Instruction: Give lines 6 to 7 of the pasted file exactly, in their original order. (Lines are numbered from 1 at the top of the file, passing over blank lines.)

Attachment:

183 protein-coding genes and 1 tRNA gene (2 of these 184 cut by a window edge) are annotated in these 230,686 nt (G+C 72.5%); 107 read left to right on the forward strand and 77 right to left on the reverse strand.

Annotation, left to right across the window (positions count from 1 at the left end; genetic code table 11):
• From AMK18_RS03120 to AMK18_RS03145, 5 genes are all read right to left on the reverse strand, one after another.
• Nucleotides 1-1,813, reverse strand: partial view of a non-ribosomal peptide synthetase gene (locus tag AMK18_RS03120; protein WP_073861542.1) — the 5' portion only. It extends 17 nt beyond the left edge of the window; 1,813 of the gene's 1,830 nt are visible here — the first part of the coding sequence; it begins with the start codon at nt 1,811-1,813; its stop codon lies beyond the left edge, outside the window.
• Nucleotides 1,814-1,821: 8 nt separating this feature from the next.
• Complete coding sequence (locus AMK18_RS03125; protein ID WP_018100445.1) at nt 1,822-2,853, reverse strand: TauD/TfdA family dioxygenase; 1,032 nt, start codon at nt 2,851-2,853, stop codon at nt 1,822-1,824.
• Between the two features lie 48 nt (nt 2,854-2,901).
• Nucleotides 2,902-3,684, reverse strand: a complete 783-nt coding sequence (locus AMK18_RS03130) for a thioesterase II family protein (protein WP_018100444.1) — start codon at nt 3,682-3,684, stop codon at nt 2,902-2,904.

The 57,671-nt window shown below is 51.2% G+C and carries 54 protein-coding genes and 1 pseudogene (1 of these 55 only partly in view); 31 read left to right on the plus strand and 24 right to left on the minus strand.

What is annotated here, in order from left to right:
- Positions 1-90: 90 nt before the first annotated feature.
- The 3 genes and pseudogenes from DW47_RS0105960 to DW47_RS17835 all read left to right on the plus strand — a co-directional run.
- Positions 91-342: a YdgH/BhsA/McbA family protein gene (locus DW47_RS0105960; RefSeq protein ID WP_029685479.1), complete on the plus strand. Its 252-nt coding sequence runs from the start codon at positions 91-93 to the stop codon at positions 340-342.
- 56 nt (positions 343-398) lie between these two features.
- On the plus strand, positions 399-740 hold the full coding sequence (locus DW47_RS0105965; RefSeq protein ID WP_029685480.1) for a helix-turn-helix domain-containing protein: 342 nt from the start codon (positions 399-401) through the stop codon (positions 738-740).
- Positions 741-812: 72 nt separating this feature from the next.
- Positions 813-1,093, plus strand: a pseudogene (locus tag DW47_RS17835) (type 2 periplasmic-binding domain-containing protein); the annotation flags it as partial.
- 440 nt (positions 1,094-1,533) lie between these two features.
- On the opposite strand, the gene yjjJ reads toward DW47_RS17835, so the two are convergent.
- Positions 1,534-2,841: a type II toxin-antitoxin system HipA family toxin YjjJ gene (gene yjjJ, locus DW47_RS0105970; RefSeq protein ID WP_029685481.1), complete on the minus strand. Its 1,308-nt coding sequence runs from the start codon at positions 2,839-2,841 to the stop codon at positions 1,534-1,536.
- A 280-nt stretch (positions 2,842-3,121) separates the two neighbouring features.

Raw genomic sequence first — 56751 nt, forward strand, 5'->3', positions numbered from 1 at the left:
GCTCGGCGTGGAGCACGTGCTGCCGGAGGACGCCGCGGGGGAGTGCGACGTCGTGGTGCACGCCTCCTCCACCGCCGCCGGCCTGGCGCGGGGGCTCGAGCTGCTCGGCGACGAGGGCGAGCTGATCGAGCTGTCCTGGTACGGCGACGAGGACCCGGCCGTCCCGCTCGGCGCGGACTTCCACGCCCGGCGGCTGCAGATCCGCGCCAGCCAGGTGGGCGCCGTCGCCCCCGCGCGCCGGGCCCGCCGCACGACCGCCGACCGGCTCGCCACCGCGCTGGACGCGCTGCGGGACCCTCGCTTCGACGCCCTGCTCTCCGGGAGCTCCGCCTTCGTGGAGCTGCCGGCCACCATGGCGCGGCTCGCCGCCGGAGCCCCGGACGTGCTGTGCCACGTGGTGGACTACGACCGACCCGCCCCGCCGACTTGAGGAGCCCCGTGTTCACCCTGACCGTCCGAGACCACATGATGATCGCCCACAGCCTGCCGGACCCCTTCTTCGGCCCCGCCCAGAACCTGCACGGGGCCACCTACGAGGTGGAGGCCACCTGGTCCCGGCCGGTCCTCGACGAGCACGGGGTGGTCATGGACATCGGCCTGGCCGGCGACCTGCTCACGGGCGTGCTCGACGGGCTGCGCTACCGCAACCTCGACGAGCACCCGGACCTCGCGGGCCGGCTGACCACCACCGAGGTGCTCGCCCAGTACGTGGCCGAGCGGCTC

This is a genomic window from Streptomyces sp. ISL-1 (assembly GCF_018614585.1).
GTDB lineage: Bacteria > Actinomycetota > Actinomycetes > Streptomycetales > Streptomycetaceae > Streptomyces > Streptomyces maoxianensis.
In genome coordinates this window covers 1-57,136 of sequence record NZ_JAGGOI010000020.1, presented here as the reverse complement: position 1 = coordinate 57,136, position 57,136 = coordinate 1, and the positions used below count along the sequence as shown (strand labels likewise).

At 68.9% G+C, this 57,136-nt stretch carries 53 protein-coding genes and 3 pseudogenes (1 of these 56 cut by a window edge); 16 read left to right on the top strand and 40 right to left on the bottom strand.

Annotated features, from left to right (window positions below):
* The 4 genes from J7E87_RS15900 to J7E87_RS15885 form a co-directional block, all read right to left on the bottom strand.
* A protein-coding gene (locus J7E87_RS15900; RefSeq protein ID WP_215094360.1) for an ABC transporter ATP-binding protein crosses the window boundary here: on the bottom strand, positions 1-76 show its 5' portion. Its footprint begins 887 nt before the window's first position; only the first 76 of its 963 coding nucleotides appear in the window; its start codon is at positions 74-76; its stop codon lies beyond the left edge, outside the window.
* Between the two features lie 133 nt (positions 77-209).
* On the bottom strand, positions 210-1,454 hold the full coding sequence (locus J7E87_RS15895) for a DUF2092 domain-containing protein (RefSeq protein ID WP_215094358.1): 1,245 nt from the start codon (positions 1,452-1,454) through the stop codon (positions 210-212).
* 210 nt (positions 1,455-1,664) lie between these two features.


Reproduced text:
• Complete coding sequence (locus AMK18_RS03125; protein ID WP_018100445.1) at nt 1,822-2,853, reverse strand: TauD/TfdA family dioxygenase; 1,032 nt, start codon at nt 2,851-2,853, stop codon at nt 1,822-1,824.
• Between the two features lie 48 nt (nt 2,854-2,901).